In 2024, Trump plans to appoint agency heads that have no chance of Senate approval, and promote “acting” heads from within using the Schedule F appointments which do not require Senate ratification. He plans to seed the military with his loyalists, promoting from within. The Tuberville strategy was tested for the last year, and it will be used again in a 2024 Trump administration. All the moves that Trump made from November 2020 through January 20th 2021 will be replicated, but this time from Day One of a 2025 Trump administration. The courts will rule against Trump, but he will ignore them.
Of course, Trump could lose next November. That’s what everyone’s counting on to avoid the dystopian future we’re scared of. But Trump isn’t losing as of today. In fact, he’s winning. With the terrible, awful performance last night during the final (thank God!) GOP candidate debate, I can see why people would choose Trump over the others. I do like Nikki Haley, but found myself losing count of the number of times I said “but that’s not true!” while she spoke on the economy, China, and other topics. I still think she’d be a better president than DeSantis, or Christie, or the execrable Vivek Ramaswamy, but geez—cringe—they all proved Trump’s strategy of staying off the debate stage.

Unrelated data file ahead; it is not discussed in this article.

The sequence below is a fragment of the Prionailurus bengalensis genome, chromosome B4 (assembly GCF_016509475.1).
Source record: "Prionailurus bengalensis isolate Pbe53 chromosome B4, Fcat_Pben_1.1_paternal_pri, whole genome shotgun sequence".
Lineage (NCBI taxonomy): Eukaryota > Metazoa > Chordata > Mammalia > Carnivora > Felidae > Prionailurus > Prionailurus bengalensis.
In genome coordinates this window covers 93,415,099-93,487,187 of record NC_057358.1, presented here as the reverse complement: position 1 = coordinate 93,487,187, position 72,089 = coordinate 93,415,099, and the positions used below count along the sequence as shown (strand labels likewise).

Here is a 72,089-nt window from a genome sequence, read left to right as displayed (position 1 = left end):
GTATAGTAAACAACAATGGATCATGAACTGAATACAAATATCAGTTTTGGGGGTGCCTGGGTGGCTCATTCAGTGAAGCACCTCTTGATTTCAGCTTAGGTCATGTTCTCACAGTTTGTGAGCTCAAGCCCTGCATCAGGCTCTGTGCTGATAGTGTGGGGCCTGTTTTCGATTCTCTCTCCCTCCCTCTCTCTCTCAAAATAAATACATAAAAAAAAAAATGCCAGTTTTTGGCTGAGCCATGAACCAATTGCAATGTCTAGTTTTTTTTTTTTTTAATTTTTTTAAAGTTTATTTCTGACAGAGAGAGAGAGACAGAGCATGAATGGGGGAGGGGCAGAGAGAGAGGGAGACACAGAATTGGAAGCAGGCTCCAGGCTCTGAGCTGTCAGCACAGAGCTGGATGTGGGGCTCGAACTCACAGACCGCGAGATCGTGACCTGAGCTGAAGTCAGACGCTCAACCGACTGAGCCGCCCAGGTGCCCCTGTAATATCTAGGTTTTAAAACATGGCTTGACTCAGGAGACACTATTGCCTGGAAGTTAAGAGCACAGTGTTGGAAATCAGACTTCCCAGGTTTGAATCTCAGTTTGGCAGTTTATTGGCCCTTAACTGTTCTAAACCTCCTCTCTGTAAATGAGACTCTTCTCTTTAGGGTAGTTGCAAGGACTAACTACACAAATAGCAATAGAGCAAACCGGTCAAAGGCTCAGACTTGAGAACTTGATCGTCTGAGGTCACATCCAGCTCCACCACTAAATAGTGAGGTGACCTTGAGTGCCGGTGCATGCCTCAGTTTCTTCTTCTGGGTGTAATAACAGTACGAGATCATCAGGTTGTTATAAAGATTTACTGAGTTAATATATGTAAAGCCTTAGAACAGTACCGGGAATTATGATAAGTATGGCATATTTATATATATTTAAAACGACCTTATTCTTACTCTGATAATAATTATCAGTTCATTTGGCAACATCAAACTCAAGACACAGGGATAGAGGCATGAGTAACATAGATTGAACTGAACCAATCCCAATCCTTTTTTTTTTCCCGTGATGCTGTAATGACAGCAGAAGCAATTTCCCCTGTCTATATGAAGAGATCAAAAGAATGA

Given where we are, unless Chris Christie really does leave the stage, enjoy a nice meal, and exit the race (thank you, Gov. Christie for defending Haley’s honor against the “obnoxious blowhard,” if you watched that part); and unless Haley defeats DeSantis and closes within a few points of Trump in New Hampshire, the GOP is back to the bucket of crabs scenario. All the non-Trump candidates will pull each other down until only Trump is left.
We know the current peril, and it’s bad. So now I’ll go into the alt-history part, like Back to the Future Part II, where Biff Tannen uses the sports almanac from the future to amass a huge gambling fortune, forcing Marty McFly and Doc Brown to alter the future the save the (past) present.
Let’s say that Trump didn’t tell Republicans to only vote in person in 2020. Let’s say he squeaked out a victory in Wisconsin and Georgia, and won Pennsylvania. That would mean Trump won the electoral college 278-260. Exit Joe Biden from the stage. Biden would have immediately and graciously conceded.